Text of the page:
Once again, I adore Helen’s can-do spirit! She is definitely a great person to have with you when seeking out adventures…and Thursday Door posts!

    Like

  24. jesh stg says:

    Beautiful materials used for this memorial building! You’re speaking about “kilometres” – I thought you were American?

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  25. A beautiful building, Joanne, and I can see the elements of the Taj Mahal that inspired it. You two are so naughty for sneaking in, but it was clearly worth it. 😀 And I’m so glad your computer glitches got fixed. Hurrah! We had a little tiny earthquake over here – must have been you!

    Like

  26. You do find the most interesting places! Congratulations on your technical victory too – so satisfying to accomplish a fix like that😊

    Like

    • Joanne Sisco says:

      I am so proud of myself over resolving this problem. That’s what happens when there is no help available – I am forced to figure it out by myself! I must admit, I was tempted to just walk away from Lightroom and all the work I had put into my photo library.

      Like

  27. Andy says:

    I know this place. It is well worth a return trip to view the inside.

    Like

  28. What a gorgeous building! A special thanks to Helen for boldly going where others might not dare. I do think being of a “certain age” does come with privileges. You can always say the gate was already open and you just walked through… I doubt that they’d arrest two (seemingly 😉) harmless women for trespassing. Good news on your techno-fix too! (Now, maybe you can recreate your Cherished Blogfest post?)

    Like

    • Joanne Sisco says:

      There aren’t many advantages to aging, but I agree that there are some leniencies given to women of a certain age.
      Many times I’ve been invited in to see the inside of a building when it was noticed I was taking photos outside. I think my age (and as you say, looking harmless) has a lot to do with it.
      I certainly wouldn’t have tried to open that gate if I’d been alone. That’s when Helen is the perfect person to be with while exploring.

      Another blogger pointed me in the direction where I might be able to retrieve my lost Cherished Blogfest post. Thankfully I could recover about a third of it. As much as I’d like to be able to rewrite the rest of it, I don’t think I’m going to have the time over the next 3 days 😦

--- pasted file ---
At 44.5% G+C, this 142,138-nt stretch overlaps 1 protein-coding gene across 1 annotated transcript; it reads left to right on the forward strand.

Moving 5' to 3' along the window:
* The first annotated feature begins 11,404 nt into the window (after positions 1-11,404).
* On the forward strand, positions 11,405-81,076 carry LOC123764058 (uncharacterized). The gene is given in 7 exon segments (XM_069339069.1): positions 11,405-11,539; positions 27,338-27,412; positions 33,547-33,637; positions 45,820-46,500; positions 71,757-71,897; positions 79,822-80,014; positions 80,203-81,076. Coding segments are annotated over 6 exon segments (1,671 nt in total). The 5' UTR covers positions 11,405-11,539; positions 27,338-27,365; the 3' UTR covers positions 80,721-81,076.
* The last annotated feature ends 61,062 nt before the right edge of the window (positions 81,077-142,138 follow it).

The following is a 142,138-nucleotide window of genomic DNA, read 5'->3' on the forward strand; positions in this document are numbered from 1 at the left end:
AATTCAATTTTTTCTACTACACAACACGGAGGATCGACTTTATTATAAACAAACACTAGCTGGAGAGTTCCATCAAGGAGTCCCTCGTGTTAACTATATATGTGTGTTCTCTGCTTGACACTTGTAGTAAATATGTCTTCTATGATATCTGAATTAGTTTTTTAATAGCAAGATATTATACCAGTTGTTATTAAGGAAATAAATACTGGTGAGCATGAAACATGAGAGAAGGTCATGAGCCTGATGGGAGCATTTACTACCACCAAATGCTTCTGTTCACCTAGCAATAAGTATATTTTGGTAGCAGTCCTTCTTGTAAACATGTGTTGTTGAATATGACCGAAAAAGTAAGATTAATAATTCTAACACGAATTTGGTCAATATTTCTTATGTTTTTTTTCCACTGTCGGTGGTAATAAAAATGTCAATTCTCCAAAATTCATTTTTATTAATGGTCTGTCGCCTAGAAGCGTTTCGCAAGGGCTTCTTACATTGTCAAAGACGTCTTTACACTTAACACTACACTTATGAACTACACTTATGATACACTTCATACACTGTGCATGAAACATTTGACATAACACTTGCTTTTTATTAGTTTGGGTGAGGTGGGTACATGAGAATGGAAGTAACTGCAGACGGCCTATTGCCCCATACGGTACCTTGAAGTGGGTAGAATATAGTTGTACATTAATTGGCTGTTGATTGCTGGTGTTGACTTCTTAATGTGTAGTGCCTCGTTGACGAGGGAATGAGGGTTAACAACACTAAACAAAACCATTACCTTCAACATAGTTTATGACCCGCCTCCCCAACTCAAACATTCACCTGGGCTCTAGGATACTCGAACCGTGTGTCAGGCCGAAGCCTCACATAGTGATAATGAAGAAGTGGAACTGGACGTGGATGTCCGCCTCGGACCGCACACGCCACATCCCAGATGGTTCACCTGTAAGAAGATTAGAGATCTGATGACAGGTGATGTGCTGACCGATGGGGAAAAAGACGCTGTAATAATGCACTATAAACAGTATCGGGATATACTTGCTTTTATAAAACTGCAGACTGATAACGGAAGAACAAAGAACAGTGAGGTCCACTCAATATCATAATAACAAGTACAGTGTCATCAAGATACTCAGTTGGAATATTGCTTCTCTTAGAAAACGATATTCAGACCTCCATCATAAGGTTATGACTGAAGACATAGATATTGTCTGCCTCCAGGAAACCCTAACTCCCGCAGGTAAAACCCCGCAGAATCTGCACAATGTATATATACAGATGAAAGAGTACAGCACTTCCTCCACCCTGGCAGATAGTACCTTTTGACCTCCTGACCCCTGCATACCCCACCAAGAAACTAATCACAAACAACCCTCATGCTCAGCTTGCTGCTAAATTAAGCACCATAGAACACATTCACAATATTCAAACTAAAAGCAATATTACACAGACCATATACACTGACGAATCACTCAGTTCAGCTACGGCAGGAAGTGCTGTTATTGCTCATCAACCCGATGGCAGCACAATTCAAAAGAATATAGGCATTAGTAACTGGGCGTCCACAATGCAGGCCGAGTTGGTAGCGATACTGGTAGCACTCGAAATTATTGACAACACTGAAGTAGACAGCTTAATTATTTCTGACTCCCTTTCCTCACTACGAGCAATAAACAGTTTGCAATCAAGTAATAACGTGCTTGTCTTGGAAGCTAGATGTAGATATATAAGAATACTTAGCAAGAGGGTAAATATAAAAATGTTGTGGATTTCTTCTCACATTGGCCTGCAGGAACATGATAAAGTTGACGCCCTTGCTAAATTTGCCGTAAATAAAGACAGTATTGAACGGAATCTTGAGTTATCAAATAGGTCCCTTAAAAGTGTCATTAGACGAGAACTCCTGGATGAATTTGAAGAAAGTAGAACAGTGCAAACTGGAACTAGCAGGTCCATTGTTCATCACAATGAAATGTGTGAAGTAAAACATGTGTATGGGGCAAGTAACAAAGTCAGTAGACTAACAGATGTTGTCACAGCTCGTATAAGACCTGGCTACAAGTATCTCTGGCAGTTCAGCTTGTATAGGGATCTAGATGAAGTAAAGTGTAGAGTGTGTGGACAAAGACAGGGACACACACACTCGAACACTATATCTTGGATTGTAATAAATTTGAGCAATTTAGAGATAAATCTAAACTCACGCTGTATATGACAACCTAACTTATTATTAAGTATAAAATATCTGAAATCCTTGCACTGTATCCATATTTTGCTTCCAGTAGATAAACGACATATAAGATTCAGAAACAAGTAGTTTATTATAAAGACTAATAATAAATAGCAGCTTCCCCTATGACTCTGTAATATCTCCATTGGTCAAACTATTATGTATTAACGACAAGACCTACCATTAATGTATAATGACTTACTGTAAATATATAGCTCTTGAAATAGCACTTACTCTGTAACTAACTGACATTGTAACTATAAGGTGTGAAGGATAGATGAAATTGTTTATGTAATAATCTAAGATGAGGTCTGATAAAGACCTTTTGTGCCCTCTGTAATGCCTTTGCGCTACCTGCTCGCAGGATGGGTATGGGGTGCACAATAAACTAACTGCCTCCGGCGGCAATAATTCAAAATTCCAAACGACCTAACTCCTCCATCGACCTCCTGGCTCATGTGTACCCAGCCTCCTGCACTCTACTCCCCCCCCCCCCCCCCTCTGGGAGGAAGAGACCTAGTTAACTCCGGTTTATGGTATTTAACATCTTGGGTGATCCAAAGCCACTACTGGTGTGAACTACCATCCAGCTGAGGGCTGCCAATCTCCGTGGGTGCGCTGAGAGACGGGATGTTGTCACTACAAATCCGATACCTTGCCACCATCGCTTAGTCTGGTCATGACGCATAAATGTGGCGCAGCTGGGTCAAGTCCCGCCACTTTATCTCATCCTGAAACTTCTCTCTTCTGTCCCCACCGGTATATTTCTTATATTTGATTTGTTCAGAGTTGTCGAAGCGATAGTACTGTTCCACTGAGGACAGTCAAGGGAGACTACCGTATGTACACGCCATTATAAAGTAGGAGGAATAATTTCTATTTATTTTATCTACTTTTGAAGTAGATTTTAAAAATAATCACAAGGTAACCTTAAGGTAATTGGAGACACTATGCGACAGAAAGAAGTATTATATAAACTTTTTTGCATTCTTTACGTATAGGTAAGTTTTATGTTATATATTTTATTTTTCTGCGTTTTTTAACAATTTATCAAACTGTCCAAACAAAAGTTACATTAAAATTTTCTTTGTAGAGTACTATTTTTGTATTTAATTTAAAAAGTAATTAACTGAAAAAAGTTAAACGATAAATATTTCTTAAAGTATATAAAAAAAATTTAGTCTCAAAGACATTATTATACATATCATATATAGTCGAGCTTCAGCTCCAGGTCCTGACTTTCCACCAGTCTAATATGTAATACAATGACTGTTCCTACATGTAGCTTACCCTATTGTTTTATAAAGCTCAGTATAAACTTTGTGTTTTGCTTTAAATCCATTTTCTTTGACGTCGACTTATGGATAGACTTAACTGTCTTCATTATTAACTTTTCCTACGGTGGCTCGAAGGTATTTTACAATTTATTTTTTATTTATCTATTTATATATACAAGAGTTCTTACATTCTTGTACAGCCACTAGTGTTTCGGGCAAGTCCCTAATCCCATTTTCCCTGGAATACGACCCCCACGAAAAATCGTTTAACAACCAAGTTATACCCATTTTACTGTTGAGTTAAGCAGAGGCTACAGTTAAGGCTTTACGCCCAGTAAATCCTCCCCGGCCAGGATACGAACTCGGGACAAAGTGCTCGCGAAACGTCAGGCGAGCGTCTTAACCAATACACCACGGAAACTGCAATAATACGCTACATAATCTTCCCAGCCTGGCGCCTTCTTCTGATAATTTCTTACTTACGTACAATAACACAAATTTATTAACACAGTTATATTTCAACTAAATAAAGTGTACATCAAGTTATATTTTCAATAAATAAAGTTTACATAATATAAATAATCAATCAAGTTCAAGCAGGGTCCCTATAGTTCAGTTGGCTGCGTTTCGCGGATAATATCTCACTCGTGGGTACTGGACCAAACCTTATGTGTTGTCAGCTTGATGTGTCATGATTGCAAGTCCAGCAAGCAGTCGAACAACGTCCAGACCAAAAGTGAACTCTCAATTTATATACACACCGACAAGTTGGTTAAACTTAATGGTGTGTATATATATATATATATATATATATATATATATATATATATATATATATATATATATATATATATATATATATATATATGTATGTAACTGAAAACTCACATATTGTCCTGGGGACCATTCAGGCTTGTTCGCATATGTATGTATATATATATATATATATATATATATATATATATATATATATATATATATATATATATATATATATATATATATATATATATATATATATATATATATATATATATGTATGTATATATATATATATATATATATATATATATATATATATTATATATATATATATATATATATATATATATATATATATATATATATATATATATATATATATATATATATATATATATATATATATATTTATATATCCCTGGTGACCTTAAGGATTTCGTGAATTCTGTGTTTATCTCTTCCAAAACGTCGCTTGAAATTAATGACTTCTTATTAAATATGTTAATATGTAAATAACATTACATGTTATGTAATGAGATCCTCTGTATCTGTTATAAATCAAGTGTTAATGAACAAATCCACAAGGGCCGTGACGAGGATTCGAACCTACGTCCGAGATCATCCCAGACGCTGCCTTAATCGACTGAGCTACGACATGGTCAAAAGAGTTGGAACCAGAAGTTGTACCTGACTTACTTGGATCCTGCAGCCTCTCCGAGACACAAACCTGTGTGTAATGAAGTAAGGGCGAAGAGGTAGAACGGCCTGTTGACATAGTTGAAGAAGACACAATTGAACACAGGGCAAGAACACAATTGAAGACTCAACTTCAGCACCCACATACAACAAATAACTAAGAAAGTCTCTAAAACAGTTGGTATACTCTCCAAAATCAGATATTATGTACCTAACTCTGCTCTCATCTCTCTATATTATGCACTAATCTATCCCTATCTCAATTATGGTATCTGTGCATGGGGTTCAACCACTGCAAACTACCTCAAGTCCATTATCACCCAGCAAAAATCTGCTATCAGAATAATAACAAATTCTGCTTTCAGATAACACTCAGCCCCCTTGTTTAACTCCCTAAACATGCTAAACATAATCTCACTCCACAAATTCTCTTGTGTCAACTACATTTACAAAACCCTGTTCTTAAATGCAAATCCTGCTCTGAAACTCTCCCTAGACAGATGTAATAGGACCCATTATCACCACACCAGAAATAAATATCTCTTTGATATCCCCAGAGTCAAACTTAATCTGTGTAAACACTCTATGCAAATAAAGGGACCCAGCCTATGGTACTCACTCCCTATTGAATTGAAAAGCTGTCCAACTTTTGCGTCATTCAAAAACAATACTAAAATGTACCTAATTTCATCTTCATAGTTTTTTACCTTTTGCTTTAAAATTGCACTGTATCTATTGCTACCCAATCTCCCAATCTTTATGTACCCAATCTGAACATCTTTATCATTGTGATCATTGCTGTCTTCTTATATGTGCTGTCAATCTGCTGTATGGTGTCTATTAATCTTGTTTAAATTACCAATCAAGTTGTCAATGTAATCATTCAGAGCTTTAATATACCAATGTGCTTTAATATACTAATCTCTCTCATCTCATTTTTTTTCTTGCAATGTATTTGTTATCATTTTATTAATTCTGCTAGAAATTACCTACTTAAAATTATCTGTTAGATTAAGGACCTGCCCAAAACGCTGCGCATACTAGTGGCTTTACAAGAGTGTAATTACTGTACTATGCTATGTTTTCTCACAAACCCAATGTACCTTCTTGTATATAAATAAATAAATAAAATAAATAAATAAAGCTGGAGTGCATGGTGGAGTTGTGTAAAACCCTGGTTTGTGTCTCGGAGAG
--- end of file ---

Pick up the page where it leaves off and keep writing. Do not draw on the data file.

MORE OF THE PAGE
Liked by 1 person

  29. L Myers says:

    Sounds like a wonderful adventure, Joanne. (Not to mention the tech solution!).
    I’ve taken a similar type of photo (through a mausoleum door/window, in Mount Pleasant) and was very amused by the fairly clear result.
    But did you notice your peering-in silhouettes reflected in the distant background? Terrific!
    Happy hiking!

    Like

  30. A bombastic Thursday door and a member of the blogging community coming forth with a positive link. That definitely required a jig. And, I think I’d like Helen too. 🙂

    Like

  31. The Widow Badass says:

    Hehehe…I wondered what that sudden shift was on Tuesday. Now it makes sense, of course 😉
    Always happy to hear of someone actually overcoming technological/blogging…er…challenges – for me this often still remains just an urban myth but you give me hope!

    Like

    • Joanne Sisco says:

      I believe in miracles and I certainly had one this week! I was starting to consider just abandoning Lightroom and all the work I had put into cataloging my photos.
      Thankfully that drastic ‘solution’ is now unnecessary 🙂

      Like

  32. What a beautiful building, I had to do a double take when you said you shot the inside from a window. Nice job! Also, about technology – isn’t it amazing that you can find the answer to almost any problem on the Internet. Remember when we had to consult encyclopedias?

    Like

    • Joanne Sisco says: